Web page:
SCOTUS to consider case of transgender inmate housed based on biological sex
The lawsuit alleges Kesha Williams was not accommodated for a 'disability' of believing himself to be a woman.
The Supreme Court is expected to soon decide whether it will take up a case regarding a transgender inmate who is claiming discrimination for not having gender dysphoria affirmed while being held in custody in Virginia.
According to SCOTUSblog, America's go-to Supreme Court tracker, the justices could re-hear Kincaid v. Williams.
The case centers around Kesha Williams, a biological male who identifies as a transgender woman, and Stacey Kincaid, the Democratic sheriff of Fairfax County, Virginia, whom Williams is suing for allegedly violating the Americans with Disabilities Act.
Williams alleges that Kincaid and county officials violated the ADA by jailing him in the male facility and denying hormone therapy. Williams also claims he wasn't granted requests to shower privately and be body-searched by female deputies, SCOTUSblog said.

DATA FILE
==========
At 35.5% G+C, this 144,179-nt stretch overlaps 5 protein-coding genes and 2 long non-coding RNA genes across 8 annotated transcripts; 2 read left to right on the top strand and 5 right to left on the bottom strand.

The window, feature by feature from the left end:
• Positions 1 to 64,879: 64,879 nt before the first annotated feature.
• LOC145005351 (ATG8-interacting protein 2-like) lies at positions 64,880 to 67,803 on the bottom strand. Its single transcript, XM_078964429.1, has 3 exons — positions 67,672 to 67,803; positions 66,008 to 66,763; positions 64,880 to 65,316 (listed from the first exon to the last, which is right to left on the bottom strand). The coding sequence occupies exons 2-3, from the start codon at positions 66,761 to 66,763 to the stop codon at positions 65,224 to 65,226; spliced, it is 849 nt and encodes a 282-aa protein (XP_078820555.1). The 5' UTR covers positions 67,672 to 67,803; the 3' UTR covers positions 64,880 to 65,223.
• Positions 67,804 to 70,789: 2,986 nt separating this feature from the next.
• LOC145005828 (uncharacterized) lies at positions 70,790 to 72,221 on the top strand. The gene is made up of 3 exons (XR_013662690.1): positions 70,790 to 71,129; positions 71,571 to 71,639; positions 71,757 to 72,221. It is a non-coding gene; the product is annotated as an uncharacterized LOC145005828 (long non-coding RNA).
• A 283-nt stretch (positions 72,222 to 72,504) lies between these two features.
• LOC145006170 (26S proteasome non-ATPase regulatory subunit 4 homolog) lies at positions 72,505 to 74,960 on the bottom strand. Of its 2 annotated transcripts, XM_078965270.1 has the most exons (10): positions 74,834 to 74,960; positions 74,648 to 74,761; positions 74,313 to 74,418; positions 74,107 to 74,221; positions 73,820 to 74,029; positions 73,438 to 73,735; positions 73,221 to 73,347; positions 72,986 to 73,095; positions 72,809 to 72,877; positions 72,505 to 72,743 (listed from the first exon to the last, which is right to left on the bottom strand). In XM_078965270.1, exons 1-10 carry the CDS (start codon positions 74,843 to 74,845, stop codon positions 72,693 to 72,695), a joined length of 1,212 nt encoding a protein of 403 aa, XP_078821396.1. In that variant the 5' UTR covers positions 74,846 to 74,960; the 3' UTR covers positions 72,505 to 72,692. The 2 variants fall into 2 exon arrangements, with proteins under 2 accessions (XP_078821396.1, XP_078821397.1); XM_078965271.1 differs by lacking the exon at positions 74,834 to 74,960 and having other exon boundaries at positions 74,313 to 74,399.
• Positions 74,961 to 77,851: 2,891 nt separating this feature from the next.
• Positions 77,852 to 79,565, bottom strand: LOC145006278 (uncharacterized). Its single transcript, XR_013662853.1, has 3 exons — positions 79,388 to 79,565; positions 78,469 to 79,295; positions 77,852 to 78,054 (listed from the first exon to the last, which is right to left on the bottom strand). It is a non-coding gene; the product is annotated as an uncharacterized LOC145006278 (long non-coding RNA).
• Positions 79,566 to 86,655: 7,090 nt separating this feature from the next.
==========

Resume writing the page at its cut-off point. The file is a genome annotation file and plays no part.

The case is 1 of 117 petitions and applications SCOTUS is set to consider, and will only hear three of them for a second time.
Williams' lawsuit was dismissed by a U.S. district court that pointed out that "disability" as defined in the ADA does not include "transvestism, transsexualism, pedophilia, exhibitionism, voyeurism, gender identity disorders not resulting from physical impairments, [and] other sexual behavior disorders."
But the case was resurrected by the 4th Circuit U.S. Court of Appeals in August when it claimed that "gender identity disorder" as defined at the time of the ADA's enactment is not the same as the current definition of "gender dysphoria" since the former term was removed from the Diagnostic and Statistical Manual of Mental Disorders.
In a 2022 interview with the Independent, Williams said his bras were taken and he was not allowed to get more.
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